That “All Things Considered” interview I did with NPR media reporter David Folkenflik two days ago will be linkable online by roughly 7 pm this evening. It’s not just me talking — it’s three or four movie critics including, I think, former N.Y. Daily News critic Jack Mathews. The piece is called “Movie Critics Disappearing from Newsrooms.”
In early April I wondered if anyone cares enough about Carol Reed‘s Outcast of the Islands (1951) to put it out on DVD. Those dedicated wackdoodles at the Criterion Collection, say. Well, hail hail rock ‘n’ roll because Outcast will air on Turner Classic Movies come Friday, August 22. August is traditionally TCM’s one-star-per-day month and that day will be devoted to Outcast star Trevor Howard. The complete August schedule (with some other interesting rarities) is viewable here.
After reportedly trying to forge some kind of amicable, foward-looking merger between Picturehouse and Warner Independent, Warner Bros. management has suddenly thrown up its hands and is getting out of the “dependent” business altogether, it was announced about an hour ago.
WB president & COO Alan Horn released a statement that seems to translate, when you boil the snow out of it, into the following: “Sorry, but we’ve come to realize that running a Fox Searchlight- or Paramount Vantage-type operation just isn’t our bag. Our hearts were sort of into this, but now they aren’t. Things change. Besides, we’ve got New Line for the smaller stuff. We’re into maximizing revenue and building broad genre franchises, and…you know, making or releasing movies for people who read reviews and enjoy provocative subject matter just isn’t worth it to us.”
The actual statement reads that “with New Line now a key part of Warner Bros., we’re able to handle films across the entire spectrum of genres and budgets without overlapping production, marketing and distribution infrastructures …after much painstaking analysis, this was a difficult decision to make, but it reflects the reality of a changing marketplace and our need to prudently run our businesses with increased efficiencies. We’re confident that the spirit of independent filmmaking and the opportunity to find and give a voice to new talent will continue to have a presence at Warner Bros.”
So except for Clint Eastwood‘s Gran Torino and the occasional lucky-accident movie that may rank as award-worthy, Warner Bros. seems to have basically taken itself out of the quality-driven prestige movie business.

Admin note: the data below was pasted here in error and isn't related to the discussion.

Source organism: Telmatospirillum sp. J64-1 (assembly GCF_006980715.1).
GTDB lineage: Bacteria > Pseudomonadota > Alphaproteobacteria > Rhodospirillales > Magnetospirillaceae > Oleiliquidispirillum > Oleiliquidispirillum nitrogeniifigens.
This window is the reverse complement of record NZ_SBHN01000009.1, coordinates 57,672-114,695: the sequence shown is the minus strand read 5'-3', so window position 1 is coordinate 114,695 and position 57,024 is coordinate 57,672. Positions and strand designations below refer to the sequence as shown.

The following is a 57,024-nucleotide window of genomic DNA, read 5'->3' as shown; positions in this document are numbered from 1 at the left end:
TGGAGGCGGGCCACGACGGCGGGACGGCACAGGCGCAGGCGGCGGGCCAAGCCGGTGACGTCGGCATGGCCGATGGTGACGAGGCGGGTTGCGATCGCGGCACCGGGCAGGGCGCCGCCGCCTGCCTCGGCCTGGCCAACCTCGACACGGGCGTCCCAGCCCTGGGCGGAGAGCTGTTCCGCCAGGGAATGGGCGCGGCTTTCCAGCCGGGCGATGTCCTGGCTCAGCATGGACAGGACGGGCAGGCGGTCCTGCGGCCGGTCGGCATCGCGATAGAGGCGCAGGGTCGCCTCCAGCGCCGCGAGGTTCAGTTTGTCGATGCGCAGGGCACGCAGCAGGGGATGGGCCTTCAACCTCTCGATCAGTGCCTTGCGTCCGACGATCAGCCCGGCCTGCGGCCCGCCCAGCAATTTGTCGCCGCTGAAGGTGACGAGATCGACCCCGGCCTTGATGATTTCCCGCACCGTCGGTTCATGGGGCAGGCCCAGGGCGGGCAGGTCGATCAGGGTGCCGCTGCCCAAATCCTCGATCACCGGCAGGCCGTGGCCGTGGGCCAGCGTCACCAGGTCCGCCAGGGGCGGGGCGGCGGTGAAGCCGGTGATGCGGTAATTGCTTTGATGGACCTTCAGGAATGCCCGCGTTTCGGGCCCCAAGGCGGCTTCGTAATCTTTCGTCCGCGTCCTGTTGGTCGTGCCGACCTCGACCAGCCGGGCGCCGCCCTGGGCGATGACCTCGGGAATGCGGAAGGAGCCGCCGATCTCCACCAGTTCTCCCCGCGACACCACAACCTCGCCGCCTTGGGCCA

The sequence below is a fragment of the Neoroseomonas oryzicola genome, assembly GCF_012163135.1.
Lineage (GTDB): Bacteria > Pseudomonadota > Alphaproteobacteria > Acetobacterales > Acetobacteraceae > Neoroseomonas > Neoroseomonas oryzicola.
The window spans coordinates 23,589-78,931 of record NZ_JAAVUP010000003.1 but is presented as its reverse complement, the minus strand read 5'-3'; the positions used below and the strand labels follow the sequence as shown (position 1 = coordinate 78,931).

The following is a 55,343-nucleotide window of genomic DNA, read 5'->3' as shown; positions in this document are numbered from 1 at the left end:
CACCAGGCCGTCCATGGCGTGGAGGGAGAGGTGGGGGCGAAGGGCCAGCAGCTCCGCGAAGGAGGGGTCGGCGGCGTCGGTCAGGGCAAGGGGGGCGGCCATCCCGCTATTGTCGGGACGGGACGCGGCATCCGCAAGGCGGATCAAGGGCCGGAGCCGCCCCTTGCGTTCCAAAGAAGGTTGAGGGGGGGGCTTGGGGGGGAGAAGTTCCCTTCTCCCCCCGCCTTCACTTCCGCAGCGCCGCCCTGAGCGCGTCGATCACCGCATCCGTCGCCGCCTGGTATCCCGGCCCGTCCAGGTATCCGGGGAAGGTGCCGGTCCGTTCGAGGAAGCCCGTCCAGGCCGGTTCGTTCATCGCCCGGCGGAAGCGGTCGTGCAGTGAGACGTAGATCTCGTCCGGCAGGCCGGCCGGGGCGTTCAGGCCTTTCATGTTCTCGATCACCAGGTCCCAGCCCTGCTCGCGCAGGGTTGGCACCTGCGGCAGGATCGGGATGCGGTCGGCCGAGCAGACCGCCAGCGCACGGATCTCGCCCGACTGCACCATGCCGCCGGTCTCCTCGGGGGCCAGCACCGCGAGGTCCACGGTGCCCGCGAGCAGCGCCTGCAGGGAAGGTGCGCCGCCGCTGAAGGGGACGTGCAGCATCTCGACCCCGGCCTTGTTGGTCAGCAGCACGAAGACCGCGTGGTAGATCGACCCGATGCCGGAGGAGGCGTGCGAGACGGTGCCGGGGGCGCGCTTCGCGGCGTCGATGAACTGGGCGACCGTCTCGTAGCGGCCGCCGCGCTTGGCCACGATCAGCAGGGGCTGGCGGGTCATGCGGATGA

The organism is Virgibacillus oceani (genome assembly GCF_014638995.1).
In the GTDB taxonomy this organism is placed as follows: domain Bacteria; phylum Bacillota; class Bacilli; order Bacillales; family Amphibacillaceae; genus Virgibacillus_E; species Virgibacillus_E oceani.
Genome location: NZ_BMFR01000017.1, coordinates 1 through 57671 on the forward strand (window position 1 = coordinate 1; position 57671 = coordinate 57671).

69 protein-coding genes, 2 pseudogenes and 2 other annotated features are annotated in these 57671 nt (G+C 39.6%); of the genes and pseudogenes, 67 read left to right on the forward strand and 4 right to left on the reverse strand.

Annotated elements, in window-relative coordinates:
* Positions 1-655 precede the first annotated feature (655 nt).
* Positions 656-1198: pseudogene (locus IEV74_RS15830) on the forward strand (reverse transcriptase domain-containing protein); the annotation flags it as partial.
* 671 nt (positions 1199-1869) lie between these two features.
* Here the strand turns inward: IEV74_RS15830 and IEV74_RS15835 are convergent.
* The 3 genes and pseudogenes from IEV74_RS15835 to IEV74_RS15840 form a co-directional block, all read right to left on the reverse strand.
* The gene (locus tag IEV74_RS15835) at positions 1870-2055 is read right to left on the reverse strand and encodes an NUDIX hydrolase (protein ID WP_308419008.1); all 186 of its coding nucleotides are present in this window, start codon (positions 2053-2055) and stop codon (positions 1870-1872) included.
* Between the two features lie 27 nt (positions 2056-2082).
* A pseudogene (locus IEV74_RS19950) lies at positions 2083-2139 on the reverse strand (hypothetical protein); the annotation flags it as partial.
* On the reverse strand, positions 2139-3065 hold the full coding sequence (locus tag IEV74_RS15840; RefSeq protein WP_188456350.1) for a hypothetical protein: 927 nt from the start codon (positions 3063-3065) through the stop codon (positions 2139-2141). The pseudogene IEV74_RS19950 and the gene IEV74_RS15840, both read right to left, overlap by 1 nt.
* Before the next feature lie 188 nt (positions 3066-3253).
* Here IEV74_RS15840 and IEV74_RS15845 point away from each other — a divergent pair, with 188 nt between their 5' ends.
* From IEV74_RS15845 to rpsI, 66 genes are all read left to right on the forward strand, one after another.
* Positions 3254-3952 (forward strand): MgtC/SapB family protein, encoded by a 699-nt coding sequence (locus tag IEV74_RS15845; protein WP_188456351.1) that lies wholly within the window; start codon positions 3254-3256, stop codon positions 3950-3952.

I wonder what really happened? What led to the breakdown of the merger talks?
It turns out that Defamer‘s Stu VanAirsdale was fairly close to the money when he reported that Picturehouse may soon be shut down, and that Anne Thompson‘s Variety story about the same situation was less correct, especially in reporting that Picturehouse chief Bob Berney and Warner Independent prexy Polly Cohen are “likely” to accept a bicoastal power-sharing arrangement that will preside over a merged operation,” i.e., Warner Indiepicturehouse.
Glenn Kenny, one of the country’s finest film critics and a brilliant writer to boot, has been cut loose by Premiere.com. “What this means for this blog is still up in the air,” he wrote this morning. “I’ve got meetings this afternoon in which such things are to be negotiated. In any case, I now join the ever-growing ranks of film critics without staff positions. I very much hope to keep this blog going…and get some good freelance work, quick. Anybody with ideas in this area should contact me at firstname.lastname@example.org. Hope to be in touch again soon. Thank you, you’re the best goddamn audience a blogger could ever have.”
Speed Racer (opening Friday) is running at 90, 29 and 16, which looks to me like $25 to $30 million, at best. (Normally a 16 first choice means $15 to $20 million, depending on the demographic, but the family-trade current will kick this one up.) What Happens in Vegas is running at 87, 32 and 18. David Mamet‘s Redbelt is going wide this week with 20 general, 24 definite interest and 2 first choice. The Chronicles of Narnia: Prince Caspian (opening 5.16) is at 96, 42 and 14. Sex and the City (New Line, HBO, 5.30) is at 84, 23 and 6, but among over-25 women the first choice is 14, so it’ll probably play The Devil Wears Prada.
“In a heated phone call with House Speaker Nancy Pelosi late last month, Hillary Clinton supporter Harvey Weinstein threatened to cut off campaign money to congressional Democrats unless Pelosi embraced a new plan by the movie mogul to finance a revote of the Democratic presidential primaries in Florida and Michigan, according to three officials who were briefed on the contents of the conversation.” — filed this morning by CNN White House correspondent Ed Henry.